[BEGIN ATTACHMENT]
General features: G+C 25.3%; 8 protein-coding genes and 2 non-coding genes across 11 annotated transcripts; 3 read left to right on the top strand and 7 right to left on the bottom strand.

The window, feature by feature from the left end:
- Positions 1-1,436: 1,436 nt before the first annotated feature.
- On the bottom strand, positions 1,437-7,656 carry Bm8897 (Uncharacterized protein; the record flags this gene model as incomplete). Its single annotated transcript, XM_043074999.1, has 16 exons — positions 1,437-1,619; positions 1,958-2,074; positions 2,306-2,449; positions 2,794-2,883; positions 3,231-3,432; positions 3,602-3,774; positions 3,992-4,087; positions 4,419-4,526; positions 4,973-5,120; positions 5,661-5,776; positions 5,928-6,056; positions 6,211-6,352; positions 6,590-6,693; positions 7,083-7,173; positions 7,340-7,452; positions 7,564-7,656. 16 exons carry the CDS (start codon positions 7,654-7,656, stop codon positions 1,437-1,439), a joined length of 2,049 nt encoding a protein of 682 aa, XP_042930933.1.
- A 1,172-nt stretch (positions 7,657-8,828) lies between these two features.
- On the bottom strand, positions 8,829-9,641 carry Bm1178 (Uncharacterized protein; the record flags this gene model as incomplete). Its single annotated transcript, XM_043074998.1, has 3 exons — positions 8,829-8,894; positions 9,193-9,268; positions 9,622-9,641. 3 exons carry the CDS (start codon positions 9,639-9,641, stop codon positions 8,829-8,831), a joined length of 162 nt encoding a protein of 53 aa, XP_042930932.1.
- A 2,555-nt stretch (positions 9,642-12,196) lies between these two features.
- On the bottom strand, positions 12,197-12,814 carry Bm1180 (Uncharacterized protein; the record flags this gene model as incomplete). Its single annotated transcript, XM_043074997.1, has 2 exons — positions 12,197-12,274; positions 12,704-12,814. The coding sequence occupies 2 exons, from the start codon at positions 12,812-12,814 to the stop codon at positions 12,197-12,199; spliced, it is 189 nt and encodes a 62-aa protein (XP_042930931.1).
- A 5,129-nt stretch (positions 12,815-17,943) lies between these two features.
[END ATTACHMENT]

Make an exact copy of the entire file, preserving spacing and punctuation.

General features: G+C 25.3%; 8 protein-coding genes and 2 non-coding genes across 11 annotated transcripts; 3 read left to right on the top strand and 7 right to left on the bottom strand.

The window, feature by feature from the left end:
- Positions 1-1,436: 1,436 nt before the first annotated feature.
- On the bottom strand, positions 1,437-7,656 carry Bm8897 (Uncharacterized protein; the record flags this gene model as incomplete). Its single annotated transcript, XM_043074999.1, has 16 exons — positions 1,437-1,619; positions 1,958-2,074; positions 2,306-2,449; positions 2,794-2,883; positions 3,231-3,432; positions 3,602-3,774; positions 3,992-4,087; positions 4,419-4,526; positions 4,973-5,120; positions 5,661-5,776; positions 5,928-6,056; positions 6,211-6,352; positions 6,590-6,693; positions 7,083-7,173; positions 7,340-7,452; positions 7,564-7,656. 16 exons carry the CDS (start codon positions 7,654-7,656, stop codon positions 1,437-1,439), a joined length of 2,049 nt encoding a protein of 682 aa, XP_042930933.1.
- A 1,172-nt stretch (positions 7,657-8,828) lies between these two features.
- On the bottom strand, positions 8,829-9,641 carry Bm1178 (Uncharacterized protein; the record flags this gene model as incomplete). Its single annotated transcript, XM_043074998.1, has 3 exons — positions 8,829-8,894; positions 9,193-9,268; positions 9,622-9,641. 3 exons carry the CDS (start codon positions 9,639-9,641, stop codon positions 8,829-8,831), a joined length of 162 nt encoding a protein of 53 aa, XP_042930932.1.
- A 2,555-nt stretch (positions 9,642-12,196) lies between these two features.
- On the bottom strand, positions 12,197-12,814 carry Bm1180 (Uncharacterized protein; the record flags this gene model as incomplete). Its single annotated transcript, XM_043074997.1, has 2 exons — positions 12,197-12,274; positions 12,704-12,814. The coding sequence occupies 2 exons, from the start codon at positions 12,812-12,814 to the stop codon at positions 12,197-12,199; spliced, it is 189 nt and encodes a 62-aa protein (XP_042930931.1).
- A 5,129-nt stretch (positions 12,815-17,943) lies between these two features.